While there has been a lot of commotion from the Costa Concordia accident on January 13, 2012 and increasing vocal concerns of preservation groups and environmentalists, officials in Venice have put forward a plan to reroute cruise ships away from the city center by dredging a new channel from the Lagoon of Venice directly into the busy Marittima passenger terminal.
Such a move would mean that cruise passengers no longer would sail into or out of the San Marco Basin or the scenic Giudecca Canal, which are both within shouting distance of venerable landmarks such as the Piazza San Marco and St. Mark’s Basilica.
An agreement was reached in December between the Venice Port Authority and the city of Venice to study the creation of the channel, which could be completed within 18 months. The proposal gained a new urgency following the recent cruise accident.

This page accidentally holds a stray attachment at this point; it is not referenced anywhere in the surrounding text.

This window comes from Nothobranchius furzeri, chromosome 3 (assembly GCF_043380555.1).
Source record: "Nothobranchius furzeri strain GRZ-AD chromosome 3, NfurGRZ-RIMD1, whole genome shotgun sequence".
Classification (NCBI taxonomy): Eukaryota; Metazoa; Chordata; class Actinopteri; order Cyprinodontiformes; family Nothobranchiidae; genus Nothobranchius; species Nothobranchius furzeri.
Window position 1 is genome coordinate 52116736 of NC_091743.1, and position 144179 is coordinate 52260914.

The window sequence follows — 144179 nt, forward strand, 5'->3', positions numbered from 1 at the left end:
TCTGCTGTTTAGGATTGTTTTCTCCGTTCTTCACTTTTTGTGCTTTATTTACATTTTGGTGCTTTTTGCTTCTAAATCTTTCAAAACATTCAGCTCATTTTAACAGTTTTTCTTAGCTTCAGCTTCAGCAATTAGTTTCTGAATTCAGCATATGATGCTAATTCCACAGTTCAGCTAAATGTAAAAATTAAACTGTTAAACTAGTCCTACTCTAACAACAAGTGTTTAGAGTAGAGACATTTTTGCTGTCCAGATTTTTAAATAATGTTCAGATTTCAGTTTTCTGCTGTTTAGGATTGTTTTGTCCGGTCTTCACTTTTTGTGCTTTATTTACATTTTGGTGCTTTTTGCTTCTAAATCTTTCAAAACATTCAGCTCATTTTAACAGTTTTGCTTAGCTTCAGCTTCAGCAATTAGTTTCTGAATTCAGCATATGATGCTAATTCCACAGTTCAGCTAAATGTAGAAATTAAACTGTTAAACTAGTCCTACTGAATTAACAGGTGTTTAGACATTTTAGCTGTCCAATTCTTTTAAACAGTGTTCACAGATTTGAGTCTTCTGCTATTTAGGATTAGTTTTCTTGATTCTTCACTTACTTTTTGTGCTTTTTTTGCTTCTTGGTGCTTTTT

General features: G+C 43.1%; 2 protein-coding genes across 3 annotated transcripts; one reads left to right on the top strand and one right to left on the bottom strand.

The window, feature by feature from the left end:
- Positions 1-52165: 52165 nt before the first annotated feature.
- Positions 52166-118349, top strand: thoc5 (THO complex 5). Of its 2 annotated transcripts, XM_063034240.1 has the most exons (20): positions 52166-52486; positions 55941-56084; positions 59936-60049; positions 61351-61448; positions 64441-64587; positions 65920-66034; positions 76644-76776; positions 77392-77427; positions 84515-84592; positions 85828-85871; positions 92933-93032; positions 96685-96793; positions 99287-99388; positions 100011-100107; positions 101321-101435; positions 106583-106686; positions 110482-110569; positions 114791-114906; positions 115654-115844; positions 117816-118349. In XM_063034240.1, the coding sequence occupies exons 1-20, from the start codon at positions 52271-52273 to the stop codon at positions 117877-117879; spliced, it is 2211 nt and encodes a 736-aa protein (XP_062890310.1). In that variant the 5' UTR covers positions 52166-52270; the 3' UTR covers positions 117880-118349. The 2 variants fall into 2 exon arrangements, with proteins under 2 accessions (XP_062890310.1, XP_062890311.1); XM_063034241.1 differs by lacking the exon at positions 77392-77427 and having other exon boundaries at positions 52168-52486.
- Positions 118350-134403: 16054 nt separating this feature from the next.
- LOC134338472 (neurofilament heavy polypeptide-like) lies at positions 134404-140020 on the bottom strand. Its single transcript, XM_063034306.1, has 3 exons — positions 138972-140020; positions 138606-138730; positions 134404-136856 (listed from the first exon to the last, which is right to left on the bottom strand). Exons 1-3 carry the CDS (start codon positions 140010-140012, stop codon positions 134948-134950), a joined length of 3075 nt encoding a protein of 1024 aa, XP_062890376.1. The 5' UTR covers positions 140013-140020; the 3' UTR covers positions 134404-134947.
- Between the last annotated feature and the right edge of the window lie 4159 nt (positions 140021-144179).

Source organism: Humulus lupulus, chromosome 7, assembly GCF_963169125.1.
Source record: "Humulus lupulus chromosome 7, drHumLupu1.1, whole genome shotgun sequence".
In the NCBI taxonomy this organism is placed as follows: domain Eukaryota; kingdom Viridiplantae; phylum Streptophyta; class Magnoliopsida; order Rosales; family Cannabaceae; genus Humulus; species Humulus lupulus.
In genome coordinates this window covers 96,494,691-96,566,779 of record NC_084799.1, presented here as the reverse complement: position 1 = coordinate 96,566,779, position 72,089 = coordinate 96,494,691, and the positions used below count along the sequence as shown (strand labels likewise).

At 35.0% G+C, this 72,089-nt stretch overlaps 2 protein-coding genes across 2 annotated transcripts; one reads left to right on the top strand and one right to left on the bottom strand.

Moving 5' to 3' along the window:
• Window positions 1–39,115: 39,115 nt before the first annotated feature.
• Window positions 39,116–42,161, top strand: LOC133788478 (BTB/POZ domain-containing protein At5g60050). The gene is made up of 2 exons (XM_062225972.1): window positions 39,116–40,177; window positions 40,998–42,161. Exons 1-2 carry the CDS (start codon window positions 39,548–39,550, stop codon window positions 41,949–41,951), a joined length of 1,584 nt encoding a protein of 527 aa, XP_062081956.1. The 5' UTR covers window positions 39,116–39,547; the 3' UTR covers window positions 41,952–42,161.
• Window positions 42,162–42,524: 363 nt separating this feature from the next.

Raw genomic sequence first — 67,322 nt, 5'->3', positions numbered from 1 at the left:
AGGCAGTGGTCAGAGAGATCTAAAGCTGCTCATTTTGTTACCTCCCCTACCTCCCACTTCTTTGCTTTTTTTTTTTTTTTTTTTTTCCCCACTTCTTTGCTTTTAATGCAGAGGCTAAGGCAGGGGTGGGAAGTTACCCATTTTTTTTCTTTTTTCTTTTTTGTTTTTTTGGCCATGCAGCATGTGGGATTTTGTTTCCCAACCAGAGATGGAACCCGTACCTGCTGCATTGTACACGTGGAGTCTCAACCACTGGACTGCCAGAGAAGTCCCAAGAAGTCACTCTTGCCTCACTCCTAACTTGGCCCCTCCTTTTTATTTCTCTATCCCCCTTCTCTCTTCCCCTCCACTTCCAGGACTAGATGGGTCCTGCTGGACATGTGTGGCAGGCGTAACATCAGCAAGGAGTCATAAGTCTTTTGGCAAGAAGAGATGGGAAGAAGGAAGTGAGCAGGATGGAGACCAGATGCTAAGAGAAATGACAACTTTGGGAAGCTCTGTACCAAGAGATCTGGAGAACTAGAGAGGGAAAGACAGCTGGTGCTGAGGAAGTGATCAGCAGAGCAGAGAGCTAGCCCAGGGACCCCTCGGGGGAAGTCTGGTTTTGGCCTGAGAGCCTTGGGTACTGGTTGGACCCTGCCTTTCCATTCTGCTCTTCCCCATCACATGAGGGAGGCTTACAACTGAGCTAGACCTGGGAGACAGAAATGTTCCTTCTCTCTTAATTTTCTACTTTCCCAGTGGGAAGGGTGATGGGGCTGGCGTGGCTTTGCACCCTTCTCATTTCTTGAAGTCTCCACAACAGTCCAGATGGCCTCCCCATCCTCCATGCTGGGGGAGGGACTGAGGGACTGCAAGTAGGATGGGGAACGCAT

Venice is a Unesco World Heritage Site, and the group called on the Italian government to “act quickly to develop alternative plans for maritime traffic” around Venice.
In a letter to the Italian environment minister, Unesco assistant director-general for culture Francesco Bandarin wrote, “The tragic accident [involving the Concordia] reinforces long-standing concerns over the risk that large cruise liners pose to sites inscribed on [our] World Heritage list, particularly the Venetian Lagoon and the Basin of San Marco.”
Given the fragile structure of the medieval city, Unesco warned, the ships “cause waves that erode the foundations of buildings.”
Cruise companies did not respond to queries requesting their views on the proposed route change.
Cruise ships currently enter the Lagoon of Venice from the northeast and travel west through the San Marco Basin and the Giudecca Canal to the sprawling Marittima cruise port, in the far southwest corner of the city.
More than 20 major cruise lines visit the city each year. In 2011, cruise ships brought 1.7 million cruise passengers into Venice.
What are your thoughts on changing the Venice docking sites?